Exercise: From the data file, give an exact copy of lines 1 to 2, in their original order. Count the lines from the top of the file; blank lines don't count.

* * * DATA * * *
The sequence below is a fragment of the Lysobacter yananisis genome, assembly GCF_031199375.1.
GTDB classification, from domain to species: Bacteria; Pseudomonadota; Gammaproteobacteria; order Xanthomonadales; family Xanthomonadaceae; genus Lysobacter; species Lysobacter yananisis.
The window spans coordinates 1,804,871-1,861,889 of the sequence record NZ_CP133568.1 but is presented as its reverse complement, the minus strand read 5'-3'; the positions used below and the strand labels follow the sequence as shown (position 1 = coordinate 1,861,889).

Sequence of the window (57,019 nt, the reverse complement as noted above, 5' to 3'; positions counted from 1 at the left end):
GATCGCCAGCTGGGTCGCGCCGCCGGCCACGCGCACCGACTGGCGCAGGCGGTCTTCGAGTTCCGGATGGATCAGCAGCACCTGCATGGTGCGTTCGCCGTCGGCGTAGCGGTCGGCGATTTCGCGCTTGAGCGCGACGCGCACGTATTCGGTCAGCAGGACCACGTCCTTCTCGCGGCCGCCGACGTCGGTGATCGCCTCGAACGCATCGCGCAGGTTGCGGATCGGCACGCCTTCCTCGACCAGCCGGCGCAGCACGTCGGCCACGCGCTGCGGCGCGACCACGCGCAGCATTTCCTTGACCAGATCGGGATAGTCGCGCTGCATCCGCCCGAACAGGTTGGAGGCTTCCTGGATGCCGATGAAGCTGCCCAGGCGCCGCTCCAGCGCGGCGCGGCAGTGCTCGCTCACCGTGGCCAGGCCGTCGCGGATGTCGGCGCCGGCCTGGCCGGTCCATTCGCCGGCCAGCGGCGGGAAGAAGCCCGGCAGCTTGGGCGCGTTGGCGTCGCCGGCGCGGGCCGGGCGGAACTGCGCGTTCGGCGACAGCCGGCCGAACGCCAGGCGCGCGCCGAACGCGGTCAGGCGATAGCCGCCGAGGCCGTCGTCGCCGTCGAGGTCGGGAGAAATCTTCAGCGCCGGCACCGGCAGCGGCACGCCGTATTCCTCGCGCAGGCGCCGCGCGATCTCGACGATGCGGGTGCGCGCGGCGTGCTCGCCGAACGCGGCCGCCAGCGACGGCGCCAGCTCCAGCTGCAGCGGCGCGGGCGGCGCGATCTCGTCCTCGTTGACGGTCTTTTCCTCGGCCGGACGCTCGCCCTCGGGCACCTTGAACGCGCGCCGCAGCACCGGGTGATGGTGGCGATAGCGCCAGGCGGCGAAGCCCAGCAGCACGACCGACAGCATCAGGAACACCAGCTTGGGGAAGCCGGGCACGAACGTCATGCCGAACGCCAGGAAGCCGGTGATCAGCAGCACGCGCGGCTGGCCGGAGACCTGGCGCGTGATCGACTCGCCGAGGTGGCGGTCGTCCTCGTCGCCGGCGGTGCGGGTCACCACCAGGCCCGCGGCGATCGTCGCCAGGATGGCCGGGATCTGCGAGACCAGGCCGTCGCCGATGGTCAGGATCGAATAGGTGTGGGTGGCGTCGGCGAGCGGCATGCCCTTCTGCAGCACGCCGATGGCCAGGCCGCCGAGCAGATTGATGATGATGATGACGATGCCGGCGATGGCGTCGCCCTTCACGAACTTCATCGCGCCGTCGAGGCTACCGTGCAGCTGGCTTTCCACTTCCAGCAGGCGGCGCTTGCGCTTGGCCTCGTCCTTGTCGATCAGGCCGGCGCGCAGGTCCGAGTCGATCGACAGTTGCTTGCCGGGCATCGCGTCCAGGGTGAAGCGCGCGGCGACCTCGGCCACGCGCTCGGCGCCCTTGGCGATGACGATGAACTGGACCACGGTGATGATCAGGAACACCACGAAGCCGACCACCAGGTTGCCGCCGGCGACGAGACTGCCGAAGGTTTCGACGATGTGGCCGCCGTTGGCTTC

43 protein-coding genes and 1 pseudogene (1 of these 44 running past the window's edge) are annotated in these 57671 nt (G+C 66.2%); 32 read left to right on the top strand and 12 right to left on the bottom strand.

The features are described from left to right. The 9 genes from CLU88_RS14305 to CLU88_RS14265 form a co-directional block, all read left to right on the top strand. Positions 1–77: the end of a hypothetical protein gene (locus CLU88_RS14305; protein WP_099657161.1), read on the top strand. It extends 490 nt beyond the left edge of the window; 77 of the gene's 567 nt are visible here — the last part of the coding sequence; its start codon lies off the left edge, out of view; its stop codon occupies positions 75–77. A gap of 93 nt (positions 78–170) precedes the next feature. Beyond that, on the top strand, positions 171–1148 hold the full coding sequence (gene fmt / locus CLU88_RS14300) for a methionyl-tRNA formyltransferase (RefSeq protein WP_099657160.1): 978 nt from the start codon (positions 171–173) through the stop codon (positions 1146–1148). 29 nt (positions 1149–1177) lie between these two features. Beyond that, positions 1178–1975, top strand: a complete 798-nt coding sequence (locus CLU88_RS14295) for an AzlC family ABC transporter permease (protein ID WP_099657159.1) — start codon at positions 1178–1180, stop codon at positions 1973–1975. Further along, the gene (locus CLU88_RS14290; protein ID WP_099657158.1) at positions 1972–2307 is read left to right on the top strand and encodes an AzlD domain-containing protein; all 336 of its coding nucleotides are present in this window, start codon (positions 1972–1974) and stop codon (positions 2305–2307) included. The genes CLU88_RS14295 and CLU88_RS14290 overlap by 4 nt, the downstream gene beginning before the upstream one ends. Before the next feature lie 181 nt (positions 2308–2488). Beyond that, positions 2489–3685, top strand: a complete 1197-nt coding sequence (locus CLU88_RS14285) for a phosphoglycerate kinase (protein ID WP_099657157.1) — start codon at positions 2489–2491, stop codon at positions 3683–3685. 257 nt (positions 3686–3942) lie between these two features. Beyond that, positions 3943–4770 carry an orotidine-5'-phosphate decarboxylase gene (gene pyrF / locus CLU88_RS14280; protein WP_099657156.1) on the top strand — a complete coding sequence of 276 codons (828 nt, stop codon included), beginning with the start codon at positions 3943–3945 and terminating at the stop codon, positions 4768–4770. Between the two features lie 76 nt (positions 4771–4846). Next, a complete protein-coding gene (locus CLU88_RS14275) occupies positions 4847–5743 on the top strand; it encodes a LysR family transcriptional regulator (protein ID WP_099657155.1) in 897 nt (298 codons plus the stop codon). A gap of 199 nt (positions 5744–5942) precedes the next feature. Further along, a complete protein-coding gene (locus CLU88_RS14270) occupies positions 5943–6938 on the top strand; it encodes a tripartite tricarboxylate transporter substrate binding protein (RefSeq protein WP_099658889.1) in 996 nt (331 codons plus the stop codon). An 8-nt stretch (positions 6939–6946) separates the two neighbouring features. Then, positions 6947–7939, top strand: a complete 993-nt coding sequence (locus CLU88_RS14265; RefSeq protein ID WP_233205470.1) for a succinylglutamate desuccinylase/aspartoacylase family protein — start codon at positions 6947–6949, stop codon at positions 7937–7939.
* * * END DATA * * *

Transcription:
The sequence below is a fragment of the Lysobacter yananisis genome, assembly GCF_031199375.1.
GTDB classification, from domain to species: Bacteria; Pseudomonadota; Gammaproteobacteria; order Xanthomonadales; family Xanthomonadaceae; genus Lysobacter; species Lysobacter yananisis.